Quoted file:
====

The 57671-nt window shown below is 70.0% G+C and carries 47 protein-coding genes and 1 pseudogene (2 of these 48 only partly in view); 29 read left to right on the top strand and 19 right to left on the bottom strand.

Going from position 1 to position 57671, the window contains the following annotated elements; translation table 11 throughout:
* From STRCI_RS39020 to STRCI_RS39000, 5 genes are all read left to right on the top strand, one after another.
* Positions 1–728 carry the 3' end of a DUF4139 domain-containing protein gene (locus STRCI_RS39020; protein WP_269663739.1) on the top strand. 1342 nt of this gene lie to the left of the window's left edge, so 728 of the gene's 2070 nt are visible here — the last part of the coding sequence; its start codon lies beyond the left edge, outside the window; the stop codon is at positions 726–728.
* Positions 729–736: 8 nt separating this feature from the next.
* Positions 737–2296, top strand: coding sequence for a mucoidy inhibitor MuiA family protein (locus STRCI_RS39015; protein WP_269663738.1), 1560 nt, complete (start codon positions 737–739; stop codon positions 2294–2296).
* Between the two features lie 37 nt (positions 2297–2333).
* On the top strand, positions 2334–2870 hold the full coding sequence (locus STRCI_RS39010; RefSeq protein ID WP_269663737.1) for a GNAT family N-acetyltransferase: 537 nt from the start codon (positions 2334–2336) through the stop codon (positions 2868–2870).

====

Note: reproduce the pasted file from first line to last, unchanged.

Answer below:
The 57671-nt window shown below is 70.0% G+C and carries 47 protein-coding genes and 1 pseudogene (2 of these 48 only partly in view); 29 read left to right on the top strand and 19 right to left on the bottom strand.

Going from position 1 to position 57671, the window contains the following annotated elements; translation table 11 throughout:
* From STRCI_RS39020 to STRCI_RS39000, 5 genes are all read left to right on the top strand, one after another.
* Positions 1–728 carry the 3' end of a DUF4139 domain-containing protein gene (locus STRCI_RS39020; protein WP_269663739.1) on the top strand. 1342 nt of this gene lie to the left of the window's left edge, so 728 of the gene's 2070 nt are visible here — the last part of the coding sequence; its start codon lies beyond the left edge, outside the window; the stop codon is at positions 726–728.
* Positions 729–736: 8 nt separating this feature from the next.
* Positions 737–2296, top strand: coding sequence for a mucoidy inhibitor MuiA family protein (locus STRCI_RS39015; protein WP_269663738.1), 1560 nt, complete (start codon positions 737–739; stop codon positions 2294–2296).
* Between the two features lie 37 nt (positions 2297–2333).
* On the top strand, positions 2334–2870 hold the full coding sequence (locus STRCI_RS39010; RefSeq protein ID WP_269663737.1) for a GNAT family N-acetyltransferase: 537 nt from the start codon (positions 2334–2336) through the stop codon (positions 2868–2870).